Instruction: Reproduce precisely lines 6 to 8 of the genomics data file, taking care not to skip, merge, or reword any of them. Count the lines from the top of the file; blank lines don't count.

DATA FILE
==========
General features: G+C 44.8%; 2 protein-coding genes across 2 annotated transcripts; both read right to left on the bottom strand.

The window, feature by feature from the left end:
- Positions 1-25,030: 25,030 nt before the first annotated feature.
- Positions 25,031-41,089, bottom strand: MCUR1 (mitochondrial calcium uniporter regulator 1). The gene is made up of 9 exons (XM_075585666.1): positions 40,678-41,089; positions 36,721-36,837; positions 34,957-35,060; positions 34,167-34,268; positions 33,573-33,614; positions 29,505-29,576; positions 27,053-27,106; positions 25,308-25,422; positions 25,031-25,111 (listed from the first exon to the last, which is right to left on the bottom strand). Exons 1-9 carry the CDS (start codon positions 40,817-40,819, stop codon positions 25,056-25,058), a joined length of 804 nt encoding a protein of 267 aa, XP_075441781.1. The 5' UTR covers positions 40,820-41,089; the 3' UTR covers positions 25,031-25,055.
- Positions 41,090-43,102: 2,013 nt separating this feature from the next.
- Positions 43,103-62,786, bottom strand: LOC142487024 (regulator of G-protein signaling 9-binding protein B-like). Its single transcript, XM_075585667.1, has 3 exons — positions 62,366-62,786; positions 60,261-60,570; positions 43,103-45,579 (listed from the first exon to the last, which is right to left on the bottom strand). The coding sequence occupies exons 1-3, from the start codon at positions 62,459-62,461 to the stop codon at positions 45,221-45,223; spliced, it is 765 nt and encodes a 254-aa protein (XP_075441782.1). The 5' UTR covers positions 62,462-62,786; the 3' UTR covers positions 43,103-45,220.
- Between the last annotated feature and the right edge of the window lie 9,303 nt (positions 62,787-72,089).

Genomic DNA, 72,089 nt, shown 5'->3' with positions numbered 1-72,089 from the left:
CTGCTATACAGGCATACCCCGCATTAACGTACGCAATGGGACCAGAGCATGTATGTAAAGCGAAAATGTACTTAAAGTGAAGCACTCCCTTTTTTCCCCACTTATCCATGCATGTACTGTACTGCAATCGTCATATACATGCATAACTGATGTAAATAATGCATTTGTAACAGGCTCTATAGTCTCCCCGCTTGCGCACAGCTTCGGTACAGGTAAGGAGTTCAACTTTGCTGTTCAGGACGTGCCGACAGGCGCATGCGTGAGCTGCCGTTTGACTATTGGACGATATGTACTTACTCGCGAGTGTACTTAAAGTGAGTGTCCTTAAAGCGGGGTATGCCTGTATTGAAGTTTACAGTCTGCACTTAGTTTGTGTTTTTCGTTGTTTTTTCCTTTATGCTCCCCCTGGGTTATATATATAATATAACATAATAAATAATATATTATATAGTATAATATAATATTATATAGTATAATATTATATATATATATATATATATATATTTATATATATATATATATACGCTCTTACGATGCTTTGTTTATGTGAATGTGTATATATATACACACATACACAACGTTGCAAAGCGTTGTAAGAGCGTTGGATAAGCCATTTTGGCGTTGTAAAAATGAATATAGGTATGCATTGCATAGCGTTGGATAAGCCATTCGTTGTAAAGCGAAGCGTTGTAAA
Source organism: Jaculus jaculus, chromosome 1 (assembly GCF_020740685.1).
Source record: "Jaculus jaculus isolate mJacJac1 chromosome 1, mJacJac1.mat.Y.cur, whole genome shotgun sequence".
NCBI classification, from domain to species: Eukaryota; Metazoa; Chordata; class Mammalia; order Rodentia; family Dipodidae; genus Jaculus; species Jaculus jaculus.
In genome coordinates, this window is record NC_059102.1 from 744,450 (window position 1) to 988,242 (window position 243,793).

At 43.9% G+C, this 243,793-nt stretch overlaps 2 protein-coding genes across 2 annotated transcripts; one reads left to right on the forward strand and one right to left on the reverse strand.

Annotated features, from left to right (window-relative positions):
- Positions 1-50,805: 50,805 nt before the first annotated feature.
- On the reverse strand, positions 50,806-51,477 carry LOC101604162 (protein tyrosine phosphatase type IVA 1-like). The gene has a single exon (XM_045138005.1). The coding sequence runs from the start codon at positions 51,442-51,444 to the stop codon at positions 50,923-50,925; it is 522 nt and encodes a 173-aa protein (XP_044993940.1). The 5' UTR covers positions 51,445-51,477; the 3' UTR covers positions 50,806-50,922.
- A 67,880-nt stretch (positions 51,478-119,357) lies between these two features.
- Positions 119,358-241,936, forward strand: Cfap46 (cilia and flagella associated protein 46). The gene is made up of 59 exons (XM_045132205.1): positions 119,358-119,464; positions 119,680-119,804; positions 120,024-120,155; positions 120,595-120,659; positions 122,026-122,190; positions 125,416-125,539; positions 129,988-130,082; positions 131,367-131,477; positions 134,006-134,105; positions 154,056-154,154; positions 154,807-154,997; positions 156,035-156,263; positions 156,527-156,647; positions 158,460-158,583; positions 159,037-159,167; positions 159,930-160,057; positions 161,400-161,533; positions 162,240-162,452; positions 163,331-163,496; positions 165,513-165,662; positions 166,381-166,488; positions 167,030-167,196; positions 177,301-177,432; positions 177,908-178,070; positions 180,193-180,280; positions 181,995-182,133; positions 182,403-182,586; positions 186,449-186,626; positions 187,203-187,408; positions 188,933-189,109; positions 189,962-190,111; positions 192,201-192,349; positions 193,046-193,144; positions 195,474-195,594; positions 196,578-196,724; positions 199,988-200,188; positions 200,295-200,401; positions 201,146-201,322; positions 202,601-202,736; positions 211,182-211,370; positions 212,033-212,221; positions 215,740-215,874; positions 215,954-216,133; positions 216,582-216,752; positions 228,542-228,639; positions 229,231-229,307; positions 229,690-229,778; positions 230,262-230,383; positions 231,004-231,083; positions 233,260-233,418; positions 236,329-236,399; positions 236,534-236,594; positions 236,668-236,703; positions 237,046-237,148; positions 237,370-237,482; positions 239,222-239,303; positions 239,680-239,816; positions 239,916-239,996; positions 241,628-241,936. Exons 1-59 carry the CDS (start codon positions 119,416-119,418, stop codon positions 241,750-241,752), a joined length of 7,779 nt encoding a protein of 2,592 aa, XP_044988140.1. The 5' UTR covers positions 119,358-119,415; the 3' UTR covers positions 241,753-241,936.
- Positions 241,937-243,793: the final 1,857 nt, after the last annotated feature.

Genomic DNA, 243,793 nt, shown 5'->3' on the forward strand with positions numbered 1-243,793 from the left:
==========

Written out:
- Positions 43,103-62,786, bottom strand: LOC142487024 (regulator of G-protein signaling 9-binding protein B-like). Its single transcript, XM_075585667.1, has 3 exons — positions 62,366-62,786; positions 60,261-60,570; positions 43,103-45,579 (listed from the first exon to the last, which is right to left on the bottom strand). The coding sequence occupies exons 1-3, from the start codon at positions 62,459-62,461 to the stop codon at positions 45,221-45,223; spliced, it is 765 nt and encodes a 254-aa protein (XP_075441782.1). The 5' UTR covers positions 62,462-62,786; the 3' UTR covers positions 43,103-45,220.
- Between the last annotated feature and the right edge of the window lie 9,303 nt (positions 62,787-72,089).

Genomic DNA, 72,089 nt, shown 5'->3' with positions numbered 1-72,089 from the left: